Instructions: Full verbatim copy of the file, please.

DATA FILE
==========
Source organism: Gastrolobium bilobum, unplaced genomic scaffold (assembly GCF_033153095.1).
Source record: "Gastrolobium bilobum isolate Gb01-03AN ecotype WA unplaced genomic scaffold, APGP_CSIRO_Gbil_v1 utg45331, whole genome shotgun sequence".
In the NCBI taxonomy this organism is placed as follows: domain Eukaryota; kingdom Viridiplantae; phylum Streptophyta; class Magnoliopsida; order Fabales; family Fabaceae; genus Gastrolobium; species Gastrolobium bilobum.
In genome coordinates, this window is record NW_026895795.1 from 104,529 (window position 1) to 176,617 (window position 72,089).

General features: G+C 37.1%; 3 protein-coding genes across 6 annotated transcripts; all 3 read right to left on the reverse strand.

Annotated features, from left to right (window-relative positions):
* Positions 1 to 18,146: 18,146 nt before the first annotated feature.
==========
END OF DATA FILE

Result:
Source organism: Gastrolobium bilobum, unplaced genomic scaffold (assembly GCF_033153095.1).
Source record: "Gastrolobium bilobum isolate Gb01-03AN ecotype WA unplaced genomic scaffold, APGP_CSIRO_Gbil_v1 utg45331, whole genome shotgun sequence".
In the NCBI taxonomy this organism is placed as follows: domain Eukaryota; kingdom Viridiplantae; phylum Streptophyta; class Magnoliopsida; order Fabales; family Fabaceae; genus Gastrolobium; species Gastrolobium bilobum.
In genome coordinates, this window is record NW_026895795.1 from 104,529 (window position 1) to 176,617 (window position 72,089).

General features: G+C 37.1%; 3 protein-coding genes across 6 annotated transcripts; all 3 read right to left on the reverse strand.

Annotated features, from left to right (window-relative positions):
* Positions 1 to 18,146: 18,146 nt before the first annotated feature.